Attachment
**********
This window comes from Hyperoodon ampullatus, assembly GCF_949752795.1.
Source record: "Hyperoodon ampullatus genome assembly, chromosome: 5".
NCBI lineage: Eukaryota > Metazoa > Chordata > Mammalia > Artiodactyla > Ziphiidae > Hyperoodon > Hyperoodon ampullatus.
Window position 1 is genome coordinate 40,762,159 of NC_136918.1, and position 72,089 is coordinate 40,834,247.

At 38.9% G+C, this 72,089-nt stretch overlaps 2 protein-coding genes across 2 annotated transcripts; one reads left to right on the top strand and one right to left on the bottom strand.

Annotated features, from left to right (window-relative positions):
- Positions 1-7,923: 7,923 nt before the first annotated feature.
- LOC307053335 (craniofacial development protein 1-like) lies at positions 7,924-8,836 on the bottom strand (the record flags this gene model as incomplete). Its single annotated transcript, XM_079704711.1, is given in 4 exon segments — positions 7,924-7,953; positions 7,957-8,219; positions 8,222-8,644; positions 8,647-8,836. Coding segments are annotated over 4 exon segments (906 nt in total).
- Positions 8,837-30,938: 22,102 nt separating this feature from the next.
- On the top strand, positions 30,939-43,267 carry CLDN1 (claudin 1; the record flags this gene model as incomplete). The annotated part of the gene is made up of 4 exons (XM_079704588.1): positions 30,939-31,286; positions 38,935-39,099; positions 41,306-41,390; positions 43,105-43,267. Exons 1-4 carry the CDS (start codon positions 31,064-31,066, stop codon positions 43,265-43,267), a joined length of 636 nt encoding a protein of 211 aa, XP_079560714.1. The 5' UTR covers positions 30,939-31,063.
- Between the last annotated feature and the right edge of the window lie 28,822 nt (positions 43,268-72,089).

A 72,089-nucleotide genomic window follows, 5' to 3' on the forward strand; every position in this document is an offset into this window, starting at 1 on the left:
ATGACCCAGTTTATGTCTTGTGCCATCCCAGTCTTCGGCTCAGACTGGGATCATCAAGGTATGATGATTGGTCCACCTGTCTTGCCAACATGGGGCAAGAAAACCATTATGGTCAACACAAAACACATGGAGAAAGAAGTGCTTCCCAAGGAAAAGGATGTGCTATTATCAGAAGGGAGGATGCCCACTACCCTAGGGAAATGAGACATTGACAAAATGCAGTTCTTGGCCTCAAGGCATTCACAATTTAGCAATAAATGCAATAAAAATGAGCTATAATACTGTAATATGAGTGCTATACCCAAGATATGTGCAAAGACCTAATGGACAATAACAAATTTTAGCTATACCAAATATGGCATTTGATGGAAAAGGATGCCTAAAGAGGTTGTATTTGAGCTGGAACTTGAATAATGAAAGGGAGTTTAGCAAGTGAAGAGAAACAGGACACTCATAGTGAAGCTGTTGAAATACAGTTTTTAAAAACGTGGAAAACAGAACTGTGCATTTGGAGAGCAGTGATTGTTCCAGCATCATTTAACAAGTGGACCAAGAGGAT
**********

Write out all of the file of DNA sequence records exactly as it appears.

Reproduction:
This window comes from Hyperoodon ampullatus, assembly GCF_949752795.1.
Source record: "Hyperoodon ampullatus genome assembly, chromosome: 5".
NCBI lineage: Eukaryota > Metazoa > Chordata > Mammalia > Artiodactyla > Ziphiidae > Hyperoodon > Hyperoodon ampullatus.
Window position 1 is genome coordinate 40,762,159 of NC_136918.1, and position 72,089 is coordinate 40,834,247.

At 38.9% G+C, this 72,089-nt stretch overlaps 2 protein-coding genes across 2 annotated transcripts; one reads left to right on the top strand and one right to left on the bottom strand.

Annotated features, from left to right (window-relative positions):
- Positions 1-7,923: 7,923 nt before the first annotated feature.
- LOC307053335 (craniofacial development protein 1-like) lies at positions 7,924-8,836 on the bottom strand (the record flags this gene model as incomplete). Its single annotated transcript, XM_079704711.1, is given in 4 exon segments — positions 7,924-7,953; positions 7,957-8,219; positions 8,222-8,644; positions 8,647-8,836. Coding segments are annotated over 4 exon segments (906 nt in total).
- Positions 8,837-30,938: 22,102 nt separating this feature from the next.
- On the top strand, positions 30,939-43,267 carry CLDN1 (claudin 1; the record flags this gene model as incomplete). The annotated part of the gene is made up of 4 exons (XM_079704588.1): positions 30,939-31,286; positions 38,935-39,099; positions 41,306-41,390; positions 43,105-43,267. Exons 1-4 carry the CDS (start codon positions 31,064-31,066, stop codon positions 43,265-43,267), a joined length of 636 nt encoding a protein of 211 aa, XP_079560714.1. The 5' UTR covers positions 30,939-31,063.
- Between the last annotated feature and the right edge of the window lie 28,822 nt (positions 43,268-72,089).

A 72,089-nucleotide genomic window follows, 5' to 3' on the forward strand; every position in this document is an offset into this window, starting at 1 on the left:
ATGACCCAGTTTATGTCTTGTGCCATCCCAGTCTTCGGCTCAGACTGGGATCATCAAGGTATGATGATTGGTCCACCTGTCTTGCCAACATGGGGCAAGAAAACCATTATGGTCAACACAAAACACATGGAGAAAGAAGTGCTTCCCAAGGAAAAGGATGTGCTATTATCAGAAGGGAGGATGCCCACTACCCTAGGGAAATGAGACATTGACAAAATGCAGTTCTTGGCCTCAAGGCATTCACAATTTAGCAATAAATGCAATAAAAATGAGCTATAATACTGTAATATGAGTGCTATACCCAAGATATGTGCAAAGACCTAATGGACAATAACAAATTTTAGCTATACCAAATATGGCATTTGATGGAAAAGGATGCCTAAAGAGGTTGTATTTGAGCTGGAACTTGAATAATGAAAGGGAGTTTAGCAAGTGAAGAGAAACAGGACACTCATAGTGAAGCTGTTGAAATACAGTTTTTAAAAACGTGGAAAACAGAACTGTGCATTTGGAGAGCAGTGATTGTTCCAGCATCATTTAACAAGTGGACCAAGAGGAT